The Relative Frequency of Offensive and Defensive Gun Uses: Results From a National Survey
Authors: Hemenway, David; Azrael, Deborah
Source: Violence and Victims, Volume 15, Number 3, 2000 , pp. 257-272(16)
Publisher: Springer Publishing Company
Abstract:Some controversy exists about the relative frequency of criminal and self-defense gun use in the United States. Using data from a national random-digit-dial telephone survey of over 1900 adults conducted in 1996, we find that criminal gun use is far more common than self-defense gun use. This result is consistent with findings from other private surveys and the National Crime Victimization Surveys. In this survey, all reported cases of criminal gun use and many cases of self-defense gun use appear to be socially undesirable. There are many instances of gun use, often for intimidation, that are not reported to the police and may not appear in official crime statistics.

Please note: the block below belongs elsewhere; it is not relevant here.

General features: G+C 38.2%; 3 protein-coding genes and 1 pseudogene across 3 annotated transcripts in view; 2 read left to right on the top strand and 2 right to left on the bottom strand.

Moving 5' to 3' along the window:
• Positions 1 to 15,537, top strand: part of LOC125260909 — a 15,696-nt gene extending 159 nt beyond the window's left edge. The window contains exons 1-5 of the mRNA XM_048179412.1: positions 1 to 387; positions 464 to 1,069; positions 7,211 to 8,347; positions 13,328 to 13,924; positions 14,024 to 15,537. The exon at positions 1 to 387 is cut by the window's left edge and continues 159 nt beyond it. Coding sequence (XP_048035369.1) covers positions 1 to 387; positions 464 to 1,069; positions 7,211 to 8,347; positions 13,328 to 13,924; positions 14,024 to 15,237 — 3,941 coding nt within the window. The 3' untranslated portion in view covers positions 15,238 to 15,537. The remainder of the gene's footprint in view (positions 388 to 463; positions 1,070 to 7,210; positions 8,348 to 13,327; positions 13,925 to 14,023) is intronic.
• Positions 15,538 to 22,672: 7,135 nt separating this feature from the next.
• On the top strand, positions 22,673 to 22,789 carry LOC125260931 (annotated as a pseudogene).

Document Type: Journal Article
Affiliations: Harvard Injury Control Research Center
Publication date: 2000-01-01
- Violence and Victims discusses theory, research, policy, and clinical practice in the area of interpersonal violence and victimization across such disciplines as psychology, sociology, criminology, law, medicine, nursing, psychiatry, and social work.
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